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Think scientifically

As the number of Koreans infected with Middle East respiratory syndrome (MERS) through a fourth-generation of contagion reaches six, medical experts express concern about a possible prolongation of the potentially fatal illness. Patient No. 137, a medical aide at Samsung Medical Center, came into contact with more than 300 people without being quarantined even after he began to show symptoms. And Patient No. 143, who was infected while working at a hospital in Daejeon, came in contact with over 700 people in Busan. Both cases suggest a possibility of a massive MERS proliferation. If the patients they had contact with move to other areas without being aware of their infection, it will rapidly spread to local communities beyond control.

As of Monday, 150 people have been diagnosed with MERS and over 5,000 people are quarantined. If the number of patients goes up, our hospitals’ ability to accommodate them could face limits.

A prolongation of the MERS outbreak could wreak havoc on our economy. Choi Kyung-hwan, deputy prime minister for the economy and finance minister, said that if the crisis is protracted, it could raise risks for our economy. The Korea Economic Research Institute forecast that our GDP will suffer a loss of 20.9 trillion won ($18.7 billion) if MERS continues to spread until the end of August. If the outbreak lasts for three months, the think tank warns, more than 20,000 people will have to be quarantined and the number of patients could increase to 646, which would likely have a huge impact on our production, consumption and exports.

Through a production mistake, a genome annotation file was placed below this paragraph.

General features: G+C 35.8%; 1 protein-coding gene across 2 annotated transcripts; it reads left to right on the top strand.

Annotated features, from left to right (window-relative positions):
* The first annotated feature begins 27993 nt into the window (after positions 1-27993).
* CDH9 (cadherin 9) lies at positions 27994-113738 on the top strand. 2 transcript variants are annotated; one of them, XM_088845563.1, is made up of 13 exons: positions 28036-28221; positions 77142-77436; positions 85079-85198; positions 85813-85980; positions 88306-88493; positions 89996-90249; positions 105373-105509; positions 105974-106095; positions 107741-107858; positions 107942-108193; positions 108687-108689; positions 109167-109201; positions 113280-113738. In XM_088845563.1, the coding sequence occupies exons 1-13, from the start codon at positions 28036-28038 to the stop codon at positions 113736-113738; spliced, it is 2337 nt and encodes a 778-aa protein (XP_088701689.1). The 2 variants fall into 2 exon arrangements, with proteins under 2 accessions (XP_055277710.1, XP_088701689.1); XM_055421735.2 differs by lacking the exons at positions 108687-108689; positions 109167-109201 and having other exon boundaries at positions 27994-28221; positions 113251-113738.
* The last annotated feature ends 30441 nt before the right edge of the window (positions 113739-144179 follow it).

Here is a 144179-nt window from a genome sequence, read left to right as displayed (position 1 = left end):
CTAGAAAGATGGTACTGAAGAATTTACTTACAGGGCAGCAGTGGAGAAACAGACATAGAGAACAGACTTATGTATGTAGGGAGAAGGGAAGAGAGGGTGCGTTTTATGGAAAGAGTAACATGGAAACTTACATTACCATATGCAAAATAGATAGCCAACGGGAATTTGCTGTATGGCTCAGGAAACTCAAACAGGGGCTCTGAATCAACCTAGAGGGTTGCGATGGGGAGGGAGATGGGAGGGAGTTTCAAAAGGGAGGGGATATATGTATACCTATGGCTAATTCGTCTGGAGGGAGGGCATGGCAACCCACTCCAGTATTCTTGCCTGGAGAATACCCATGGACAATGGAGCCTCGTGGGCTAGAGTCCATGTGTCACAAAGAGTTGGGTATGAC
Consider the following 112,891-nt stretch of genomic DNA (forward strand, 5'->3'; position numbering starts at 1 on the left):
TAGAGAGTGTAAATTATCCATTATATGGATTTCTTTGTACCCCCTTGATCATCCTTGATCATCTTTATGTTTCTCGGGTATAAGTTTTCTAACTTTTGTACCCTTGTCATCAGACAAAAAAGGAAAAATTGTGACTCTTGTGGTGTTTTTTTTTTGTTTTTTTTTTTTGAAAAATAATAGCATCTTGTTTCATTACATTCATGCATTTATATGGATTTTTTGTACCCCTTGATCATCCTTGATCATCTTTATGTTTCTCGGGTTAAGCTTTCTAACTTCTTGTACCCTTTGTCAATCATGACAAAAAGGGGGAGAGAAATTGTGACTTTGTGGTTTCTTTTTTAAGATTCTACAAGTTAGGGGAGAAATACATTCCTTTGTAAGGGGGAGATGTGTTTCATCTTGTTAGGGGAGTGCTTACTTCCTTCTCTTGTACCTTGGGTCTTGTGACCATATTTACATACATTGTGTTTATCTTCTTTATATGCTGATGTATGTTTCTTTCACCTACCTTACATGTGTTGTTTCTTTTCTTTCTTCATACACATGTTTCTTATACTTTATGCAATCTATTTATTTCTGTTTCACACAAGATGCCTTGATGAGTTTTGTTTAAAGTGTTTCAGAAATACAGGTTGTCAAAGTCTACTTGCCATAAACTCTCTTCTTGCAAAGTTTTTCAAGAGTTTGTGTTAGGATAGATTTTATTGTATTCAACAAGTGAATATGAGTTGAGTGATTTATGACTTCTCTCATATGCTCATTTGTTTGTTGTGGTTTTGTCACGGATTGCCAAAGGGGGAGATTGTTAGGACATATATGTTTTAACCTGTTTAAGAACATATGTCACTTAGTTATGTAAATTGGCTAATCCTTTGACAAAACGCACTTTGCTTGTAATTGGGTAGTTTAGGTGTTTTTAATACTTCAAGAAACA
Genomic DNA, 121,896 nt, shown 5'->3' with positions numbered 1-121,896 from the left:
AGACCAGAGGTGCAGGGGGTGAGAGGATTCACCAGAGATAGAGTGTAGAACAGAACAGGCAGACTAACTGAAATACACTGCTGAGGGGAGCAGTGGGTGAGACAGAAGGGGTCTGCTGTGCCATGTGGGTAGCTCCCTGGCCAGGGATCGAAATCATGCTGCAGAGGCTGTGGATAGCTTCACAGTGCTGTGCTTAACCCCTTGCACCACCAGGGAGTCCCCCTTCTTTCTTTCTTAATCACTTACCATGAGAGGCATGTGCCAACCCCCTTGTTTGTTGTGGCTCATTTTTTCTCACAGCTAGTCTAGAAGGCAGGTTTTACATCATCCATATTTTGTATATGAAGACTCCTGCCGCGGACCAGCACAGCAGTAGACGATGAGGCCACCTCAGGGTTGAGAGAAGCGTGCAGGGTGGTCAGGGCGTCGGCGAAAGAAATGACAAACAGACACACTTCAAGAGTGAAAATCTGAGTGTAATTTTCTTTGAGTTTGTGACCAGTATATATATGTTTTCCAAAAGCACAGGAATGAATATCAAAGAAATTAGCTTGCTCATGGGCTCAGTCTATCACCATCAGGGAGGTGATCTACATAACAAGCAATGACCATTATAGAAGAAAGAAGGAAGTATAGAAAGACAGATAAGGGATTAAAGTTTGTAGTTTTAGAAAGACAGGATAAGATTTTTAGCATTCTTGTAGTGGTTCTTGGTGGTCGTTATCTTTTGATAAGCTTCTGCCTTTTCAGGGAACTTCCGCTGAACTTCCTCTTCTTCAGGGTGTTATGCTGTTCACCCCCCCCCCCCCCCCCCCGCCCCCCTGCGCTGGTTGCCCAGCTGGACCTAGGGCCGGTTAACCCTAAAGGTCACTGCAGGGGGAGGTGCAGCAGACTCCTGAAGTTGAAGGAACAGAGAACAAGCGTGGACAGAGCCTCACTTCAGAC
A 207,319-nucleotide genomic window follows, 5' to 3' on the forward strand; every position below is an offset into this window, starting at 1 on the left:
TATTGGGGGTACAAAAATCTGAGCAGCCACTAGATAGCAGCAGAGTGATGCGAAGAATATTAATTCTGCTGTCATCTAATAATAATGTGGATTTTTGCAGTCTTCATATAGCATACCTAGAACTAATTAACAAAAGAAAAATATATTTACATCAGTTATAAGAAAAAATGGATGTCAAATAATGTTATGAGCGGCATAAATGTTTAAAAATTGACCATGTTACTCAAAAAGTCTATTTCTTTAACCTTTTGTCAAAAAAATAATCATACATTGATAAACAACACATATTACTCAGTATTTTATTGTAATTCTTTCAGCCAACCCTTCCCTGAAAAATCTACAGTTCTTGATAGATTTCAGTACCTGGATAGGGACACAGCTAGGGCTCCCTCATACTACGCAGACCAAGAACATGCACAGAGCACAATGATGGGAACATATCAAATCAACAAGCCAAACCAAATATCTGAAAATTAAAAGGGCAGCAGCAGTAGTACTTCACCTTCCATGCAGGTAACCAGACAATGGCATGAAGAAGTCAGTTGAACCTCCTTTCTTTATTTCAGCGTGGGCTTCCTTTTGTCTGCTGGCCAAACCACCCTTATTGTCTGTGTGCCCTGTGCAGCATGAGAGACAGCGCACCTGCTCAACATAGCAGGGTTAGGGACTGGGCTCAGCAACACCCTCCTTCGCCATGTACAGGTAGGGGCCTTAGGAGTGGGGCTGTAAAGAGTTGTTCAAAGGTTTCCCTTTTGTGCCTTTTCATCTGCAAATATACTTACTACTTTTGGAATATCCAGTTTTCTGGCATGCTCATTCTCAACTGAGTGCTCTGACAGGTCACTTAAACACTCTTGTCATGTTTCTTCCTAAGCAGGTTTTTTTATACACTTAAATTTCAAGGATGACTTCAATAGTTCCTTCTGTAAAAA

The government must first calm people’s anxiety. Public health authorities, the medical sector and all citizens must deal with MERS based on scientific facts. In fact, MERS cases in Korea are quite dissimilar from those in the Middle East. Despite the conventional wisdom that most of the patients are older than 50, more than a third were less than 50 years old in Korea. The secondary transmission of MERS at Samsung Medical Center also hints at a possibility of infection without close contact with patients. In other words, if the virus is highly contagious, it could even spread through the air.

And even if patients with underlying conditions are particularly vulnerable to dying, two people died of MERS without underlying conditions. This means that even healthy, young people are at risk, although our fatality rate of 9.3 percent shows this outbreak is not as fatal as the one in the Middle East.

It is time to maintain composure. The government must devise measures to support our medical staffs. We can overcome the crisis only when the government and civilian sectors cooperate.

JoongAng Ilbo, June 16, Page 30

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